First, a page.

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Oracle Buys Aconex To Fuel Cloud Expansion

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Oracle has agreed to purchase Aconex, an Australian company which makes cloud software for construction projects, for $1.19 billion as it seeks to accelerate its push deeper into internet-based products.

The deal valued Aconex at A$7.80 per share, nearly a 50% premium to its closing price on Friday. Aconex shares rallied by 44% to A$7.63 in early-morning Monday trading in Sydney.

Oracle has strived to pivot to cloud-based software, but has struggled, with the company missing earnings estimates for cloud-computing sales in the last quarter. Last week Oracle also provided weaker than expected forecast for growth in its cloud computing business, with its shares falling to a three-month low.

Acquisitions Fuel Cloud-Computing Growth

Oracle has used acquisitions to expand further into the cloud, including its purchase of NetSuite for $9 billion last year.

The Aconex deal is Oracle’s second buyout of a cloud-based construction software maker, after it snapped up contract and payment management platform Textury for $663 million in 2016. Oracle merged Textura with its own construction management software, Primavera, to create a “Construction and Engineering Global Business Unit”.

Aconex was founded in 2000 and has offices in 30 countries worldwide, along with 70,000 customers, mostly building construction managers, who use the software to manage over $1 trillion in construction projects — 16,000 in total across 70 countries. It is one of the few Australian-based companies to have a truly global footprint, although its share price fell sharply earlier in 2017 and the company became the country’s most-shorted stock.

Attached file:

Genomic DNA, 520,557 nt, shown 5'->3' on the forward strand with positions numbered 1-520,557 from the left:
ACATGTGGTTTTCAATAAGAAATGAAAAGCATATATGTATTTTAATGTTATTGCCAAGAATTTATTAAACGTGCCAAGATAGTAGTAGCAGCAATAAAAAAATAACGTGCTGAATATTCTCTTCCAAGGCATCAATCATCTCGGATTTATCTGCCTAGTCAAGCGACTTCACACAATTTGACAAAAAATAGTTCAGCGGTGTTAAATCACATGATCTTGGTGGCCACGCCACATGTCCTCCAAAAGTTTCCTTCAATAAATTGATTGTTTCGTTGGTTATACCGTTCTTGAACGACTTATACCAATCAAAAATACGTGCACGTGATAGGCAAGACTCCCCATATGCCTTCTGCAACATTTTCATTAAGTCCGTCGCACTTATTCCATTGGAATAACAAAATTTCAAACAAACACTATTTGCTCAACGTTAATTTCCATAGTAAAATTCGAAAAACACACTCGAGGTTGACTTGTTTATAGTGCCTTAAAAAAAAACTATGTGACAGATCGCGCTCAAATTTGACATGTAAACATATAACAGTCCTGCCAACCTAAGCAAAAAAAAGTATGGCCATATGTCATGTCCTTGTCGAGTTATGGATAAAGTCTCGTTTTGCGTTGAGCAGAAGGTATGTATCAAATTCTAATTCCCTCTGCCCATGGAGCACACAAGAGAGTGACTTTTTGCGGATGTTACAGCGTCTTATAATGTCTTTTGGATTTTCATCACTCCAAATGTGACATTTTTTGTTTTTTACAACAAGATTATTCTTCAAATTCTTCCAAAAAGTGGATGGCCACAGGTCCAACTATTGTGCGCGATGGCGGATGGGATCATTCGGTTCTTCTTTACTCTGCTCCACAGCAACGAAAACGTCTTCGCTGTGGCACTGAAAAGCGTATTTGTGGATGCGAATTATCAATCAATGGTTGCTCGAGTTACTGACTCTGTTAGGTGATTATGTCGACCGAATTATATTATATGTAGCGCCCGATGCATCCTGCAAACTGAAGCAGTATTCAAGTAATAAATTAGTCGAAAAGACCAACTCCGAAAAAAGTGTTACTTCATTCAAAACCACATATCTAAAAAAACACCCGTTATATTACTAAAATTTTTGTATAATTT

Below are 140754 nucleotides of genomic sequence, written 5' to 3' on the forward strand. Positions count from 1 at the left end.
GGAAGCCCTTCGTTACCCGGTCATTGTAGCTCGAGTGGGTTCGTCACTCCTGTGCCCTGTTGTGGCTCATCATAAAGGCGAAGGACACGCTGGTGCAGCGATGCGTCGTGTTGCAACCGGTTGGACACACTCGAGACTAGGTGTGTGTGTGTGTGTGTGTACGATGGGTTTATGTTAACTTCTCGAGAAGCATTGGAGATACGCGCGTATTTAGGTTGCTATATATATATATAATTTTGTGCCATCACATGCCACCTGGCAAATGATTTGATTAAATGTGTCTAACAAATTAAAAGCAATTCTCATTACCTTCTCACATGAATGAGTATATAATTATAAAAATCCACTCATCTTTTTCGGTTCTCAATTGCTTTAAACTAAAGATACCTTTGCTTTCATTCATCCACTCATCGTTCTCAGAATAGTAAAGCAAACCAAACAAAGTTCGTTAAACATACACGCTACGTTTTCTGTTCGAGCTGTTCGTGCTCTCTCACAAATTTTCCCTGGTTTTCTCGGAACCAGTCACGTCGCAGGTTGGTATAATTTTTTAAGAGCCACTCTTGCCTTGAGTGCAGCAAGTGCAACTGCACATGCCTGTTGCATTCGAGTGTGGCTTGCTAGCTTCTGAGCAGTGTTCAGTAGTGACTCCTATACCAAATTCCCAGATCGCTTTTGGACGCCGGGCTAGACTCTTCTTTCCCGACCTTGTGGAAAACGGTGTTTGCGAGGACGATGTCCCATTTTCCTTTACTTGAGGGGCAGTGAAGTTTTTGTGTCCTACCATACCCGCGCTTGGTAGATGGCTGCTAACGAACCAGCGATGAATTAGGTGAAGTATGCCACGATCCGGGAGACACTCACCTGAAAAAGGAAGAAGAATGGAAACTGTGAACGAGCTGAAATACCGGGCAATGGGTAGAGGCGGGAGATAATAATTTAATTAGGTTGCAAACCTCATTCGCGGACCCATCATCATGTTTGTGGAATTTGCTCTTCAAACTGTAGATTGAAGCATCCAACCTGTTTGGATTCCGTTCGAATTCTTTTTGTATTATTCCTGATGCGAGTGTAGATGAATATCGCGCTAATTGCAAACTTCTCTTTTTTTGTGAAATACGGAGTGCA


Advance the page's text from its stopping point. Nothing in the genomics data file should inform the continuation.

Synergies Behind The Deal

Analysts say Aconex will compliment Oracle’s own cloud-based construction software, creating an end-to-end solution for clients which can cover planning, management and payments. The deal will give Oracle faster growth in new markets and reach to new global customers, while Aconex will gain access to Oracle’s considerable sales and research and development resources.

Aconex co-founder and chief executive Leigh Jasper said in a recent letter to customers: “We expect that Oracle’s continued investment in Aconex will deliver more functionality and capabilities at a quicker pace, as well as provide better integration and alignment with Oracle’s other product offerings.”

Once the deal closes, probably in the first half of 2018, Aconex will be absorbed by Oracle’s construction and engineering unit. Oracle is unlikely to face any competition for Aconex as there are few players who can compete with its size or revenue. Aconex’s board unanimously recommended the deal.

Oracle has acquired a bevy of other companies this year, including API design platform Apiary, a startup which provides tools for developers, Wercker, and Moat, which measures advertising engagement.

Note: The opinions expressed in this article are the author's own and do not necessarily reflect the view of Alvexo on the matter.